Brown and O’Neill met while both taking part in College of New Caledonia’s New Media Communications and Design Program.

While Brown was well versed in the arts – both theatrical and visual – but out of practice, O’Neill joked that visual arts weren’t exactly her forte.

But web design, thanks to an enthusiastic elementary school teacher, had left an impression.

“We were in Grade 5 or 6 and we were making websites and flash animations,” O’Neill recalled. “It was really exciting. I remember loving it, excelling at it and teaching other kids how to do it.”

Mentors – and strong support systems at home – have played a major role in the Digital Umbrella Creative origin story. For Brown, Lorna Steffensen at the provincial employment services agency helped kick her back in the design direction after a career in business and event management started to feel stagnant.

Now Brown and O’Neill want to help others be just as dynamic by removing the mystery about marketing tools. “One thing we both agreed upon, right at the beginning, was taking down the veil you tend to find between client and designer,” Brown said. “We want them to leave the project knowing more about how to make their business brand better – from being able to manage, or have someone in their employment manage, the content of the website, to seeing the difference between a vector image and a bitmap image – understanding better the details of what we do.”

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Find Digital Umbrella Creative online at
This email address is being protected from spambots. You need JavaScript enabled to view it. DUC is now located at THINC.
Coworking 350 Quebec Street, Prince George, BC

There's no place like Home(Work)

PGSG-151019-MZ-A.pdf - Adobe Acrobat Pro 2015-11-16 14-39-35There’s no charred furniture or singed clothing on the sales floor, but the memory of the May 6 fire that destroyed Homework’s downtown Prince George location is still fresh for Anthony Voitik.

Watching a movie at home with their family, Voitik and wife Louise Fonda – co-managers of the gift, fashion and home decor store – received a phone call from their security company that the Third Avenue property’s smoke detector had been triggered after a fire had broken out in the neighbouring building. “I just drove down there as quick as I could and when I got there, the flames started leaping to our second floor,” Voitik recalled.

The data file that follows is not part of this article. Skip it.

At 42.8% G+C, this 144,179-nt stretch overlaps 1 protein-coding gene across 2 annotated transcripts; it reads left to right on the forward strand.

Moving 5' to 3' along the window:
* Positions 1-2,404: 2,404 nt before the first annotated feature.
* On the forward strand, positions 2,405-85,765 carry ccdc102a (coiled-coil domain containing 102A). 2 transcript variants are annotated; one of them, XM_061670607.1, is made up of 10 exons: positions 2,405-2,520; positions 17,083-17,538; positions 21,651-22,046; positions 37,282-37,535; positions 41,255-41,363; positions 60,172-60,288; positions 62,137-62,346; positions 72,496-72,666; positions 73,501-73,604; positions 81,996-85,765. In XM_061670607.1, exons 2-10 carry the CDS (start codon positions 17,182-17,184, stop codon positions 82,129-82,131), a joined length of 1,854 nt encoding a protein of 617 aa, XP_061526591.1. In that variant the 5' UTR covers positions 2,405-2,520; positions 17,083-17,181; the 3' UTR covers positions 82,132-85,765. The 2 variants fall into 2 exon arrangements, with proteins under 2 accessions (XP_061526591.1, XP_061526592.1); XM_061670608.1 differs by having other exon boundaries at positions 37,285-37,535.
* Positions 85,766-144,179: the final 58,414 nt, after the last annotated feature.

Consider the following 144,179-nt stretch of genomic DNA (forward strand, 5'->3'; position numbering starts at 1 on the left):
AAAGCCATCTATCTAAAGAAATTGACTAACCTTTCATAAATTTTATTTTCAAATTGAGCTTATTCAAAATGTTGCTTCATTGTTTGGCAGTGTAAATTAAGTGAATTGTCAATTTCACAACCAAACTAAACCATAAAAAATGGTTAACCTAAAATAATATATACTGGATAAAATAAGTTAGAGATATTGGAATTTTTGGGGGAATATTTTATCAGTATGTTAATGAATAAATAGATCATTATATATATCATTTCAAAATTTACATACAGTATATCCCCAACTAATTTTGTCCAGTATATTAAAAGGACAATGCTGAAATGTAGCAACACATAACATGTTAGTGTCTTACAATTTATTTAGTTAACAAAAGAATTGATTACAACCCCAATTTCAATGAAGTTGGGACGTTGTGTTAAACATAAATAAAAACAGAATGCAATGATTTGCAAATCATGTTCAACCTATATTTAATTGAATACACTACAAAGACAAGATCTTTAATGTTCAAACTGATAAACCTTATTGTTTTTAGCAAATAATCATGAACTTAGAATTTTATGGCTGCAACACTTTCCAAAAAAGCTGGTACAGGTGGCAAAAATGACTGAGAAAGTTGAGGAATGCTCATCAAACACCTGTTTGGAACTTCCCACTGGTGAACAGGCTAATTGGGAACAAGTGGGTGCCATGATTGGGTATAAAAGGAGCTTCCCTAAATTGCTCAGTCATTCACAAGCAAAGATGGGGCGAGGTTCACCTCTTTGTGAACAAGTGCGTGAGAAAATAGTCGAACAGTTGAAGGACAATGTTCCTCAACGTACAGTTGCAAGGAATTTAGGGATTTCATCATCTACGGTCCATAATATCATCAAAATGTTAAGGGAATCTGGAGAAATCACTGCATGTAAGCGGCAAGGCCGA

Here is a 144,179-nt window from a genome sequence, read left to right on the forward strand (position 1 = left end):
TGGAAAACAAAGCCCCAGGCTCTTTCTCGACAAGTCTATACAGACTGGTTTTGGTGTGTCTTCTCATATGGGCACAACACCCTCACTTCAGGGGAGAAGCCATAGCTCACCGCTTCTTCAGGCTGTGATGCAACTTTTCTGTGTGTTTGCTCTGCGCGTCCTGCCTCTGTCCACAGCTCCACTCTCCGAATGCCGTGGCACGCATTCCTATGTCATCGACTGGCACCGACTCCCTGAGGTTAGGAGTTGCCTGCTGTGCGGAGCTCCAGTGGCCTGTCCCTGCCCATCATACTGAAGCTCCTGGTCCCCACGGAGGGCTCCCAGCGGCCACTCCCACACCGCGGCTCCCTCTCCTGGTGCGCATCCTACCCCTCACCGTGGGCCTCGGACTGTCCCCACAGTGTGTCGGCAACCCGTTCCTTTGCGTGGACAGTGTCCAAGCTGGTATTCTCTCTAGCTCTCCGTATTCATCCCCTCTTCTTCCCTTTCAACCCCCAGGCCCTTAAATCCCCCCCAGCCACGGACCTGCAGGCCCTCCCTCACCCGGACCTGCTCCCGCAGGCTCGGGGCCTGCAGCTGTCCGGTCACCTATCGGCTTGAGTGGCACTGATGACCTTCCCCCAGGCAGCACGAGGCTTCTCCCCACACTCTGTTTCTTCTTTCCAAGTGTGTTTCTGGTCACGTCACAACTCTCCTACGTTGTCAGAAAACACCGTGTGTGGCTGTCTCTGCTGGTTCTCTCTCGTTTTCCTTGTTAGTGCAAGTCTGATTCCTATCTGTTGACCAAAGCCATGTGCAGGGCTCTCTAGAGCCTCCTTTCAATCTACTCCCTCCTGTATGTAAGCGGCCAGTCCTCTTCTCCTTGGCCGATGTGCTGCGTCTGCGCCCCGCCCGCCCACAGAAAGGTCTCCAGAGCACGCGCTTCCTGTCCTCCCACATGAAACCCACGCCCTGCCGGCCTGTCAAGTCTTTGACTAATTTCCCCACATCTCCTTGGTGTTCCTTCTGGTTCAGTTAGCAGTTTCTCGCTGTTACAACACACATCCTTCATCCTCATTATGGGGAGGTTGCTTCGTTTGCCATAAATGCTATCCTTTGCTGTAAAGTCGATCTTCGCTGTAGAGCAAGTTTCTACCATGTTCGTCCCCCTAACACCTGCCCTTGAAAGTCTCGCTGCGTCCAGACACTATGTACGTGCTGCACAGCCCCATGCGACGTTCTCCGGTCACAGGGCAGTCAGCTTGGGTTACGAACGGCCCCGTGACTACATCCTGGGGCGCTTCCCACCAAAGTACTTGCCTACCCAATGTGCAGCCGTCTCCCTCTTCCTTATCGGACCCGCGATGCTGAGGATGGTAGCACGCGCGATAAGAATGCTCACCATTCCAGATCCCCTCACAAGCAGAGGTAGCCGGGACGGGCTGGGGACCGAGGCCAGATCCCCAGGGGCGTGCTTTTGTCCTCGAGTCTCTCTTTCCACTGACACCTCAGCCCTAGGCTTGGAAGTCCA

The blaze spread through that second floor and that was it. The first floor wasn’t engulfed, but it sustained water and smoke damage as well as more damage from the ceiling falling through. A fire is devastating in any circumstance, but those behind Homework felt it even more keenly having just reopened in the new location after six months of renovations.

“It was a complete shocker,” Voitik said. The nearly centuryold heritage building had been repurposed to blend the historic with the modern.

“It was so nice – like a gallery, almost. I felt it really showcased everything in the store really well,” said Voitik.

Since opening on Oct. 10, 2007, Homework has become a Prince George staple for anyone looking for unique and fun merchandise, following on the heels of its older sister store in Prince Rupert, headed by David Smook and Lucy Pribas.

After the blaze, Voitik and Fonda had to have some serious conversations with their business partners about the next steps – including whether to just call it a day.

“There definitely was a consideration on the table. You have option A, B and C. We definitely didn’t want to do that but we had to weigh everything and make the right decision,” Voitik said. “Thankfully the support from the community was a really huge boost. There were so many people on our Facebook page commenting every day and really excited to have us back.”

Barely two months after the fire, Homework reopened in Pine Centre Mall (it’s next to Sears) and has settled nicely into its new environment – so nicely that the previous tenant’s flooring and fixtures complement the Homework aesthetic so well there was little the Voitik and Fonda had to add to make it their own.

While the new location has brought new challenges – such as requiring more staff and bringing in different product lines so that they weren’t in direct competition with other mall tenants – it has also brought Homework new clientele and a renewed vigor.

Plans are in the works to rebuild and reopen in the nowdemolished downtown location and bring the total of Homework stores in the city to two.

“We were planning to start a mall location eventually,” Voitik said. “We’re just doing things backwards now.”

A little about me

ncoyne3Norm Coyne has been active in local arts, entertainment and promotions for 15 years. He developed the Scene PG to provide local artists and musicians with exposure as well as connect a broader audience to the events and talent Prince George has to offer.